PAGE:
Teaching Basic Skills In The Context of Job Skills Training
Research in the early 1970's provided the foundation for much of the federal policies and practices in workplace literacy education of the 1990's. In the early research, it was demonstrated that in a brief six week program, with up to 180 hours of instruction available, adult students in programs that taught literacy skills using general literacy materials, such as literature readers, skills books, etc., made about a half-year gain in job-related reading and about seven months gain in general literacy. But students in literacy programs that used job-related materials, such as technical manuals, texts about the jobs, job forms, etc., made as much or more gain in general literacy and three to five times the amount of gain in reading their job materials.
Reduce Time It Takes For Adult Students To Move To Self Sufficiency
Research sponsored by the Ford Foundation in the mid-1980's in the San Diego Community College District, Centre City Continuing Education Center, showed that electronics training could be redesigned to take in people with basic skills below what is normally expected. They were then taught reading and mathematics in the context of teaching electricity and electronics.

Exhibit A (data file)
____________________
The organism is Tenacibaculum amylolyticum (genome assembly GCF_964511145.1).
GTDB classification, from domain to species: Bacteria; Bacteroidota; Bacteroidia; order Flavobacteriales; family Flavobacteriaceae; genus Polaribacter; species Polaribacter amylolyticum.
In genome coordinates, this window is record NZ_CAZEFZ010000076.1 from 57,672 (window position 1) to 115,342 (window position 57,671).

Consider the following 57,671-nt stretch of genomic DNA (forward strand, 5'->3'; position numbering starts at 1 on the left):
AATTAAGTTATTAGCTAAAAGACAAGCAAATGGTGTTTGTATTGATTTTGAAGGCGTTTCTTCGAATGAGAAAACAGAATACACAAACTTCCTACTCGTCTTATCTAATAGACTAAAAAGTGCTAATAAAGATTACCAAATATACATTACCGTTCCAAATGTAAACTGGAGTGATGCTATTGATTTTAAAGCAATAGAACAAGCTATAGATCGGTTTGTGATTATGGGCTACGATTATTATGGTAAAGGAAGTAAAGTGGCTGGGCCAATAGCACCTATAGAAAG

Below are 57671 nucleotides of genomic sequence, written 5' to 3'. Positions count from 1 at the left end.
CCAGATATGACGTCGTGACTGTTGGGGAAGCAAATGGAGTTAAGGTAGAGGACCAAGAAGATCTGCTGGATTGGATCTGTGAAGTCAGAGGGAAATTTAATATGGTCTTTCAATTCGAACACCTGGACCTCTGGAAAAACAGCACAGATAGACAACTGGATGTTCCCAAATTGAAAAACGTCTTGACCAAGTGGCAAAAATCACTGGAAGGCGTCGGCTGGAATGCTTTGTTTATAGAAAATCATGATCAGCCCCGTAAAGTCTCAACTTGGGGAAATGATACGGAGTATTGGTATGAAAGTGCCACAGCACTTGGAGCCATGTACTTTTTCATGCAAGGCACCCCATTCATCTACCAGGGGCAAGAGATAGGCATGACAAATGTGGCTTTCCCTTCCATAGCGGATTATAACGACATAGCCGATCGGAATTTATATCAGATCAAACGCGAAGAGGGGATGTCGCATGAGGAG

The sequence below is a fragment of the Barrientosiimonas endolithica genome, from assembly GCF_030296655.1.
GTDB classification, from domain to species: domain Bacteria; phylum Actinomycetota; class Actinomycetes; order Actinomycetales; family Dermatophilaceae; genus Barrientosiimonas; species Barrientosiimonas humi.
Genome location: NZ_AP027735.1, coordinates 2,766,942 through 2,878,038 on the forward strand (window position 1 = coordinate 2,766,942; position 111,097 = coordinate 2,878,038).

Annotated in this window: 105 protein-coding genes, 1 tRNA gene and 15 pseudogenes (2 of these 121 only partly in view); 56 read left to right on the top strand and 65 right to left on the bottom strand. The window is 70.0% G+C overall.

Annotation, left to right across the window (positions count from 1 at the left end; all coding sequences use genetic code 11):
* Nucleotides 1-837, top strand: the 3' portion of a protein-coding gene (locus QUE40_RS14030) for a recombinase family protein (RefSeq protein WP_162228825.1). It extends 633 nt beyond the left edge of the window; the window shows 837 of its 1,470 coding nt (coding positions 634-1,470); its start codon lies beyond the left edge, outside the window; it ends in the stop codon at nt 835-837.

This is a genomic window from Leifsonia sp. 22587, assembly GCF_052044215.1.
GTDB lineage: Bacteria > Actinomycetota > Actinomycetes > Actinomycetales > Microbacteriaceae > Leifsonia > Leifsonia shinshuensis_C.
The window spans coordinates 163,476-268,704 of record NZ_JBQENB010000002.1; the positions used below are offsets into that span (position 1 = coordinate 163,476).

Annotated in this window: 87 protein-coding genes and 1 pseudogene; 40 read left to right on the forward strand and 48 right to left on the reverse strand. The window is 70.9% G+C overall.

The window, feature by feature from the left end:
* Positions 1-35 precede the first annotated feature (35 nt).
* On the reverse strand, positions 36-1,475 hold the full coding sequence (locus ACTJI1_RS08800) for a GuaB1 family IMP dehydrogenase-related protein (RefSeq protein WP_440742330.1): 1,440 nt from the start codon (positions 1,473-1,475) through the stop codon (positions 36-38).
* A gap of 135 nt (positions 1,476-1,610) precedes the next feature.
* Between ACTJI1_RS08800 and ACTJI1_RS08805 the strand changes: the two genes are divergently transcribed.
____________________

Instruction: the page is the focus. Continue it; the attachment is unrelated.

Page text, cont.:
By fully integrating job skills and basic skills training, the amount of time intakes an adult to move from welfare-to-work can be reduced. This is because it is nor necessary to first raise student's basic skills to some pre-determined level before entering job training. Instead, one can enter directly into job training, and then improve basic skills by doing job-related reading, writing, oral language, and mathematics tasks. Further research is needed to find ways to fully integrate the vocational and basic skills programs in public institutions in ways that give adults access to vocational training for high-paying jobs, reduce the total training time, and still generate sufficient full time equivalent (FTE) funds to support the programs.
Source: Sticht, T., Armstrong, W., Hickey, D. & Caylor, J. (1987). Cast-off Youth: Policy and Training Methods From the Military Experience. New York: Praeger (p. 116).